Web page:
Head to Head (Part 1): Ranking the Catchers in the NL East

The 2012 Philadelphia Phillies begin their season in just a week, and expectations are high for the Phillies to capture their sixth consecutive NL East title. It won’t be easy though, as both the Miami Marlins and Washington Nationals have made substantial improvements to their team, and the Atlanta Braves have a young team that could easily be the class of the division within several years.

This will be the first article in a series that will break down each position in the NL East, beginning with the five backstoppers.

5. Josh Thole, New York Mets: The New York Mets have themselves a pretty solid catcher in Josh Thole, a 25-year old catcher with solid enough offensive skills. Thole posted a .268/.345/.344 statline in 386 plate appearances last season. He doesn’t have much power (just three home runs and 40 RBIs) but he’s an improvement over the likes of Rod Barajas, Omir Santos, and Brian Schneider that have held down the fort behind the plate since Mike Piazza left.

Thole definitely has some improvements to do defensively – he led all NL catchers by allowing 16 passes balls, and he threw out just 21 percent of base runners attempting to steal, but he did rank third in the league with a .997 fielding percentage. Thole should be counted on to catch around 120 games, bat .270, and rank among the middle of the pack in the game in catchers.

4. John Buck, Miami Marlins: The Florida Marlins acquired John Buck before the 2011 season because of his above-average offensive skills, and then they saw his statline drop from .281/.314/.489 with the 2010 Toronto Blue Jays to .227/.316/.367 with the Marlins in 2011. Buck has solid enough power, hitting 16 home runs with 57 RBIs last season, and he caught a career-high 140 games, 22 more than any other year of his career.

Even though Buck’s batting average dropped over 50 points from ’10 to ’11, his on-base percentage went up because he increased his walk rate an incredible enough. Defensively, Buck isn’t anything to brag about; he gets the job done and that’s about it. His .995 fielding percentage is a couple of points higher than the league mark, but he threw out just 17 percent of stolen base runners in 2011.

3. Wilson Ramos, Washington Nationals: Wilson Ramos made offseason headlines when he was kidnapped in his hometown of Venezuela, although he was safely returned and is cleared to play baseball again in 2012. Ramos is coming off a strong rookie season in which he finished fourth in the league Rookie of the Year voting, posting a .267/.334/.445 statline with 15 home runs, 52 RBIs, and a 113 adjusted OPS in 435 plate appearances.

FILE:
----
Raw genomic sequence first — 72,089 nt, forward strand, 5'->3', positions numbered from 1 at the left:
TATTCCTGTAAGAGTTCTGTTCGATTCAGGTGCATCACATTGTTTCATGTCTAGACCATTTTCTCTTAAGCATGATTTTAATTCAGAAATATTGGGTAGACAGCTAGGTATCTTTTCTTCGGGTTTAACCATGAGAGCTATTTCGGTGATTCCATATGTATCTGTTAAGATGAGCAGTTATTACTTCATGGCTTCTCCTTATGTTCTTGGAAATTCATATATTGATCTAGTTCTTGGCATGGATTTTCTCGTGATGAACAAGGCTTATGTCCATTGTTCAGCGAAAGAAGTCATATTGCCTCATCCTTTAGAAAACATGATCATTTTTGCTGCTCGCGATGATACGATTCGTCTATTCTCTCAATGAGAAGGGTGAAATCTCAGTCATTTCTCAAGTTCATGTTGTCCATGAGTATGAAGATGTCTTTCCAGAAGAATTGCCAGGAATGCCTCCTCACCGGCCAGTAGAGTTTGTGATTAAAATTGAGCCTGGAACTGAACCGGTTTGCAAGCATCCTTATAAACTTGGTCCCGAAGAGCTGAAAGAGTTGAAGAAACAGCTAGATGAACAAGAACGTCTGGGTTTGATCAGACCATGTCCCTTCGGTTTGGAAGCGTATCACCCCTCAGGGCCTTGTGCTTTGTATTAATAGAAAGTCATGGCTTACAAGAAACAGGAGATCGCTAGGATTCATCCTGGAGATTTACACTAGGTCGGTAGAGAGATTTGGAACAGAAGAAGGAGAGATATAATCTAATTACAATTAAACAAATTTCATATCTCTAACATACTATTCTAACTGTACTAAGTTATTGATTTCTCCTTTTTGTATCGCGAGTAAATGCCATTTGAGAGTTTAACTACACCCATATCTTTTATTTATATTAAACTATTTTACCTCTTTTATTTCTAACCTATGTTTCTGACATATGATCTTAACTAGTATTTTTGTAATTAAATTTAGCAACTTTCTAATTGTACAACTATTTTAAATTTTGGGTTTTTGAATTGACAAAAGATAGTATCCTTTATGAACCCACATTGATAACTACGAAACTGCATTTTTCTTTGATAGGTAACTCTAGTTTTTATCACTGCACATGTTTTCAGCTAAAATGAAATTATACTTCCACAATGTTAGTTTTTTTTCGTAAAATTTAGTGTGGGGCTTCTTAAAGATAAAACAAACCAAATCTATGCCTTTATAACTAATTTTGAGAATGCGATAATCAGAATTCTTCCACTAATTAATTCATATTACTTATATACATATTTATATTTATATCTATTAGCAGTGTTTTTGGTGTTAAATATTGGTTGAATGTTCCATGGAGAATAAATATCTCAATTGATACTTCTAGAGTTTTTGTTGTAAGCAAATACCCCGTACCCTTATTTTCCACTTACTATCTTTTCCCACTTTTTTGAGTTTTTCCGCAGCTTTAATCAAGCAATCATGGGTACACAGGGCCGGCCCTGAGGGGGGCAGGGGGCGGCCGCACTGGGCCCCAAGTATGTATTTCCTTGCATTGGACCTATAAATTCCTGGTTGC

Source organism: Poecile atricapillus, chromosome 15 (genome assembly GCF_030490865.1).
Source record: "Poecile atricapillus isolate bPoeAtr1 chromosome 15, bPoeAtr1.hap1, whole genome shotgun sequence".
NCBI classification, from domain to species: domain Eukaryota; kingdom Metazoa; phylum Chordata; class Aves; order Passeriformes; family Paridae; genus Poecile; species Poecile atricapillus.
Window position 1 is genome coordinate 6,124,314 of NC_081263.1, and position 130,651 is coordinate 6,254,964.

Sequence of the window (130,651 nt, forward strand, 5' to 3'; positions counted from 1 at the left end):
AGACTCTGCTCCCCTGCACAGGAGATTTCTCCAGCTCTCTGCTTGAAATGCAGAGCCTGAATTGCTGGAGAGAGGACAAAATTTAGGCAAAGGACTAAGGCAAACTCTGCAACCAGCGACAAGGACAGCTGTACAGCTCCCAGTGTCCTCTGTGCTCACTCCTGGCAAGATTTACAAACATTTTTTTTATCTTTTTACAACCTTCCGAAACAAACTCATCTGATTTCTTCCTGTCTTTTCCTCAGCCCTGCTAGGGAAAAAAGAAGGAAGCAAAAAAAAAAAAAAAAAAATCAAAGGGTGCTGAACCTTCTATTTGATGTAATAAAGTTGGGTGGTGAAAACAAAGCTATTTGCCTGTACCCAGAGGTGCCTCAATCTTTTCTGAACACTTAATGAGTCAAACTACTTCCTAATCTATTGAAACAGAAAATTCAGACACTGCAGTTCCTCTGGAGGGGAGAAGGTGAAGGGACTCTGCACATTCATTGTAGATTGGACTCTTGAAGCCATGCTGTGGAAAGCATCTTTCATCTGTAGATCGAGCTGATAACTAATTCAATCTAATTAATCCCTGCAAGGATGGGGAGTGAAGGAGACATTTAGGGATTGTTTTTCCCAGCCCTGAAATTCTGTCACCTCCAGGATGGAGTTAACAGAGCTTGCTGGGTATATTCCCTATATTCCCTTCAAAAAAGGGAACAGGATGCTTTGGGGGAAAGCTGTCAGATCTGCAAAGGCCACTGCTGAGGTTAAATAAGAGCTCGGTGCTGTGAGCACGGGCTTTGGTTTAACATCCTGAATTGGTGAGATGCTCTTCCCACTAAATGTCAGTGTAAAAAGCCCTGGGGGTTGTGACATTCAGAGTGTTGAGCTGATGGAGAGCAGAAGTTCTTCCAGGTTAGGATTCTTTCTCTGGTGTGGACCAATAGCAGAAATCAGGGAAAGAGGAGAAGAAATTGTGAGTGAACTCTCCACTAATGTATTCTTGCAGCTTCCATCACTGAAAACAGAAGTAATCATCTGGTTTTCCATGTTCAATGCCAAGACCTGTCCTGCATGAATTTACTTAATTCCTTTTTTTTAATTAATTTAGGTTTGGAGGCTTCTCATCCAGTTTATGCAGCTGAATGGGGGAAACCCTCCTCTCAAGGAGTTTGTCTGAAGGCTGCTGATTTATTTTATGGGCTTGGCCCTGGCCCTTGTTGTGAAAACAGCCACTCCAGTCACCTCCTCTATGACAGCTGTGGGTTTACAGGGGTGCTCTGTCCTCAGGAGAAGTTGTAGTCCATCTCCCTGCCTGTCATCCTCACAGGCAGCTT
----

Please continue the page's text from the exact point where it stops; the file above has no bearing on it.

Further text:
Ramos has a strong arm, throwing out 32 percent of base runners in 2011, and he posted both a range factor and fielding percentage slightly above league average marks. At just 23 years old, he should be a solid enough catcher for the Washington Nationals for many more seasons.

2. Carlos Ruiz, Philadelphia Phillies: It’s a close race between Carlos Ruiz and Brian McCann for the best catcher in the division, but McCann wins it by a slim margin. Ruiz posted a .283/.371/.383 statline with six home runs and 40 RBIs in 472 plate appearances. He doesn’t bring a lot of power, but he’s a good contact hitter and draws an impressive amount of walks.

Ruiz is extremely adept at handling the pitching staff, whether it’s Roy Halladay’s assortment of pitches, the fastball/slider combination thrown by Brad Lidge the last several years, or Cole Hamels’ devastating changeup. Ruiz caught a career-high 132 games in 2011, drawing MVP votes for the second consecutive season. He struggled immensely in the playoffs, hitting just .059 (1-for-17) in the NLDS against the St. Louis Cardinals.

Ruiz probably isn’t quite as good defensively as everyone thinks – he finished fifth in the league in fielding percentage but committed the second-most passed balls in the league, and threw out just 23 percent of runners trying to steal, his lowest total since his rookie campaign. Ruiz is still an extremely vital part of the Phillies, and with his contract year looming, it’s likely that the Phillies will extend Ruiz for several seasons before he hits the free agent market.

1. Brian McCann, Atlanta Braves: Brian McCann has made six straight NL All-Star teams, and he’s got a clear argument as the best catcher in the game, especially with Joe Mauer struggling to stay healthy. McCann is extremely durable – he’s caught at least 128 games for six consecutive seasons, and he’s averaged .286/.358/.386 with 22 home runs and 86 RBIs per campaign.

McCann has some flaws in his game behind the plate, as he led the league in stolen bases allowed (104) in 2011 and committed seven passed balls. But he’s also behind the plate for as many innings as anyone in the league, and both his .995 fielding percentage and 14 double plays last season were each new career bests.

McCann is still just 28 years old, and he’s entering the final season of a six-year, $29.8 million deal he signed with the Atlanta Braves prior to the ’07 season. McCann is due to hit a big payday, and the Braves have every reason to pay him because he’s a vital part of their lineup.

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